2018 Tasmanian election – Animations of the Distributions of Preferences

Thanks to the excellent animation work of the ABC’s Markus Mannheim, I’ve pulled together animations that show the distribution of preferences in all five seats at the 2018 Tasmanian election.

These are good illustration of how the system works to fit seats to votes recorded by candidate.

Below the animation on each page I have included some notes on the key points in each count.

As a result I haven’t gone ahead with repeating my previous post on the Bass distribution of preferences for other seats.

The animations for each seat can be found through this link.

3 thoughts on “2018 Tasmanian election – Animations of the Distributions of Preferences”

  1. Hi Antony,
    The animation shows that there are exhausted votes even after one candidate is eliminated or elected (e.g. in Franklin there are currently 8 exhausted votes after Will Hodgman is elected) – does that mean that some votes just had one preference given (and were allowed due to a savings measure)?

    COMMENT: These votes are a tally of what’s called ‘loss by fraction’. Applying transfer values to ballot papers sees vote tallies rounded down creating a tiny loss by fraction. I’ve merged this total, 8 votes in Franklin, with the zero exhausted votes rather than have a separate total.

  2. Thanks, those are a great visualisation of both the preference flows, and the count process in general.

    Why is there the occasional partial exclusion of a candidate? It seems to happen when the distribution of the partial portion of excluded candidate’s votes takes another candidate/s over a quota, and is immediately followed by a full exclusion/distribution of the candidate’s remaining votes, which is then followed by the distribution of the elected candidate’s surplus.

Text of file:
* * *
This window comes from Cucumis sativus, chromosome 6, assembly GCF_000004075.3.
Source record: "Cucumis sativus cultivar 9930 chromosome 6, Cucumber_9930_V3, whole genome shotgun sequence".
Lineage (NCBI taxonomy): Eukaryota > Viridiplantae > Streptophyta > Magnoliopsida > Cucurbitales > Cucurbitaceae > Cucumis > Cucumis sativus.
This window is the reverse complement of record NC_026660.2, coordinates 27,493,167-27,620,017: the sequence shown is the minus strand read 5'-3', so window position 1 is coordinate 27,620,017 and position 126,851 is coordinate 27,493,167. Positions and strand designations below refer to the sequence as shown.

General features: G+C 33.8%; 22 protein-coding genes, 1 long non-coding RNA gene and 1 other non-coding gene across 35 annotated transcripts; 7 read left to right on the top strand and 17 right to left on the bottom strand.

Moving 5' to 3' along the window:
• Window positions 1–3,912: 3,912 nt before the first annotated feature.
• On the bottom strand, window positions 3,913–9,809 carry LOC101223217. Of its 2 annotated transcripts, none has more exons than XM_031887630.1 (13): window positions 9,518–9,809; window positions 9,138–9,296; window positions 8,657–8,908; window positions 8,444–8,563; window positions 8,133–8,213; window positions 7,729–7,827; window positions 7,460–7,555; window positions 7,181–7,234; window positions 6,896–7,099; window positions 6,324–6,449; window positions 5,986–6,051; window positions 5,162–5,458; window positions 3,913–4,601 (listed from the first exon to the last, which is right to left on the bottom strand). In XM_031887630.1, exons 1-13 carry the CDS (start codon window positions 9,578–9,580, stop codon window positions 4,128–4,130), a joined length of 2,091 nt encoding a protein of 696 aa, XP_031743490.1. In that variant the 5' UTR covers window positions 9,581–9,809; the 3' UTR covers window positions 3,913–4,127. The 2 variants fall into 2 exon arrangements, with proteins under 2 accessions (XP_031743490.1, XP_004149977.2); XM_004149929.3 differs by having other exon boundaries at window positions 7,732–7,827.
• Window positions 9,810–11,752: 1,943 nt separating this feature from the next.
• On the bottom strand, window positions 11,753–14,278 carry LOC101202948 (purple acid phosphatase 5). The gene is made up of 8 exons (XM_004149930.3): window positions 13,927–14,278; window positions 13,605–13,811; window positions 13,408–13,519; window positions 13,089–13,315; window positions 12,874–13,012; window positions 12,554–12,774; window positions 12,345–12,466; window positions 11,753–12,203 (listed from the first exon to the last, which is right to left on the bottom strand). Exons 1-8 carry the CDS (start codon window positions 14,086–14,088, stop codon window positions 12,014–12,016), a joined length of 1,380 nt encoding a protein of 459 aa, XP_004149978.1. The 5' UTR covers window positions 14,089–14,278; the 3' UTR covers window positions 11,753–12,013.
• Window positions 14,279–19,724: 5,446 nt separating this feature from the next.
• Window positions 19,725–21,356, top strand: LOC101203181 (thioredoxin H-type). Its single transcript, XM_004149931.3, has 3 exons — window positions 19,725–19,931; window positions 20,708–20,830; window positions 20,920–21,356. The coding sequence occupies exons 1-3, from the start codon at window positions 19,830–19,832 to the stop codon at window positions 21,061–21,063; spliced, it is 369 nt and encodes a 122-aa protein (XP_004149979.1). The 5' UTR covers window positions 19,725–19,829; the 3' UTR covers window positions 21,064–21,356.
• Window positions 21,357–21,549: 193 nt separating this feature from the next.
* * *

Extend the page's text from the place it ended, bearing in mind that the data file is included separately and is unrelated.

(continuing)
COMMENT: Each count corresponds to a bundle of votes at a particular transfer value. These are distributed in decreasing order of transfer value. A candidate that passes a quota in one of these counts can receive no more preferences. There are several cases in the count where I have separated these counts rather than merge them.

  3. Ah, I think I figured it out. Is it because an excluded candidate’s votes are distributed in separate counts grouped by their transfer value, and once a count puts a candidate over a quota they can no longer receive more votes, but the distribution of the excluded candidate’s votes (of lower transfer value) still needs to finish before the elected candidate’s surplus votes are distributed?

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